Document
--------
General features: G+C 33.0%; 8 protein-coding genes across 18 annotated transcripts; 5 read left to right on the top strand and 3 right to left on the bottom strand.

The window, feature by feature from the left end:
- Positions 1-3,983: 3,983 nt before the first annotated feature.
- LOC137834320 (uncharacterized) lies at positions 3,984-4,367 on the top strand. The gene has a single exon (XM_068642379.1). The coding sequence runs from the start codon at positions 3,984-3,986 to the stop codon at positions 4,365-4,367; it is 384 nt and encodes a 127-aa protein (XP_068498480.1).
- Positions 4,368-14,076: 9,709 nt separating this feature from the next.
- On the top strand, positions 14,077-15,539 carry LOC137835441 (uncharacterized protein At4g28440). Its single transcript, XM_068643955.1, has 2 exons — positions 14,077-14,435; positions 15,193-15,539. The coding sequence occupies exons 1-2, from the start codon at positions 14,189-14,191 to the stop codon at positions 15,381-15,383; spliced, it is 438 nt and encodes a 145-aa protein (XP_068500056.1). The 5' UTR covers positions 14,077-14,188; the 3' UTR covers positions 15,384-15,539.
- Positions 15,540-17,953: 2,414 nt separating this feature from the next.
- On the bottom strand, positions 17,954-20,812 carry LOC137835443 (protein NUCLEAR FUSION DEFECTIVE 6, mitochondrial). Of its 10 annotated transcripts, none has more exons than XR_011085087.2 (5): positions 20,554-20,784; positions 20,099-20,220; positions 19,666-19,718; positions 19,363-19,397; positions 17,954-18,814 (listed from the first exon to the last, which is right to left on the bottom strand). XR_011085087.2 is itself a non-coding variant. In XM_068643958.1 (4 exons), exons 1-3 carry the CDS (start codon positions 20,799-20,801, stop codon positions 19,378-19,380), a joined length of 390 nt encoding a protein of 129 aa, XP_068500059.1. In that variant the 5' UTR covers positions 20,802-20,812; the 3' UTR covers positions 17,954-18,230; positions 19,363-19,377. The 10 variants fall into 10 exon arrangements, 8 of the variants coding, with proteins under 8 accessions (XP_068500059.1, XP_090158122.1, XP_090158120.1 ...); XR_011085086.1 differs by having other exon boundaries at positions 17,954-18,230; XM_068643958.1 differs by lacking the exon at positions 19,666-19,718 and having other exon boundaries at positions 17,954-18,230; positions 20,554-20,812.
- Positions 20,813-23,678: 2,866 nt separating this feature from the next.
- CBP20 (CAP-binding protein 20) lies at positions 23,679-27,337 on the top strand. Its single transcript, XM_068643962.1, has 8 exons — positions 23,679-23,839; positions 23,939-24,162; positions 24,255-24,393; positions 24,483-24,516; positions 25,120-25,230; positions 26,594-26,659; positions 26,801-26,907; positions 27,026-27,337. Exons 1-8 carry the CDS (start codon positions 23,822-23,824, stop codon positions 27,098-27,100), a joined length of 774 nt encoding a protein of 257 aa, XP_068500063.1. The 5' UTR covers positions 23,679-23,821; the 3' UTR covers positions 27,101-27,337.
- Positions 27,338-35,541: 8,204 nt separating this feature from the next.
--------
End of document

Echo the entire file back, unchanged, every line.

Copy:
General features: G+C 33.0%; 8 protein-coding genes across 18 annotated transcripts; 5 read left to right on the top strand and 3 right to left on the bottom strand.

The window, feature by feature from the left end:
- Positions 1-3,983: 3,983 nt before the first annotated feature.
- LOC137834320 (uncharacterized) lies at positions 3,984-4,367 on the top strand. The gene has a single exon (XM_068642379.1). The coding sequence runs from the start codon at positions 3,984-3,986 to the stop codon at positions 4,365-4,367; it is 384 nt and encodes a 127-aa protein (XP_068498480.1).
- Positions 4,368-14,076: 9,709 nt separating this feature from the next.
- On the top strand, positions 14,077-15,539 carry LOC137835441 (uncharacterized protein At4g28440). Its single transcript, XM_068643955.1, has 2 exons — positions 14,077-14,435; positions 15,193-15,539. The coding sequence occupies exons 1-2, from the start codon at positions 14,189-14,191 to the stop codon at positions 15,381-15,383; spliced, it is 438 nt and encodes a 145-aa protein (XP_068500056.1). The 5' UTR covers positions 14,077-14,188; the 3' UTR covers positions 15,384-15,539.
- Positions 15,540-17,953: 2,414 nt separating this feature from the next.
- On the bottom strand, positions 17,954-20,812 carry LOC137835443 (protein NUCLEAR FUSION DEFECTIVE 6, mitochondrial). Of its 10 annotated transcripts, none has more exons than XR_011085087.2 (5): positions 20,554-20,784; positions 20,099-20,220; positions 19,666-19,718; positions 19,363-19,397; positions 17,954-18,814 (listed from the first exon to the last, which is right to left on the bottom strand). XR_011085087.2 is itself a non-coding variant. In XM_068643958.1 (4 exons), exons 1-3 carry the CDS (start codon positions 20,799-20,801, stop codon positions 19,378-19,380), a joined length of 390 nt encoding a protein of 129 aa, XP_068500059.1. In that variant the 5' UTR covers positions 20,802-20,812; the 3' UTR covers positions 17,954-18,230; positions 19,363-19,377. The 10 variants fall into 10 exon arrangements, 8 of the variants coding, with proteins under 8 accessions (XP_068500059.1, XP_090158122.1, XP_090158120.1 ...); XR_011085086.1 differs by having other exon boundaries at positions 17,954-18,230; XM_068643958.1 differs by lacking the exon at positions 19,666-19,718 and having other exon boundaries at positions 17,954-18,230; positions 20,554-20,812.
- Positions 20,813-23,678: 2,866 nt separating this feature from the next.
- CBP20 (CAP-binding protein 20) lies at positions 23,679-27,337 on the top strand. Its single transcript, XM_068643962.1, has 8 exons — positions 23,679-23,839; positions 23,939-24,162; positions 24,255-24,393; positions 24,483-24,516; positions 25,120-25,230; positions 26,594-26,659; positions 26,801-26,907; positions 27,026-27,337. Exons 1-8 carry the CDS (start codon positions 23,822-23,824, stop codon positions 27,098-27,100), a joined length of 774 nt encoding a protein of 257 aa, XP_068500063.1. The 5' UTR covers positions 23,679-23,821; the 3' UTR covers positions 27,101-27,337.
- Positions 27,338-35,541: 8,204 nt separating this feature from the next.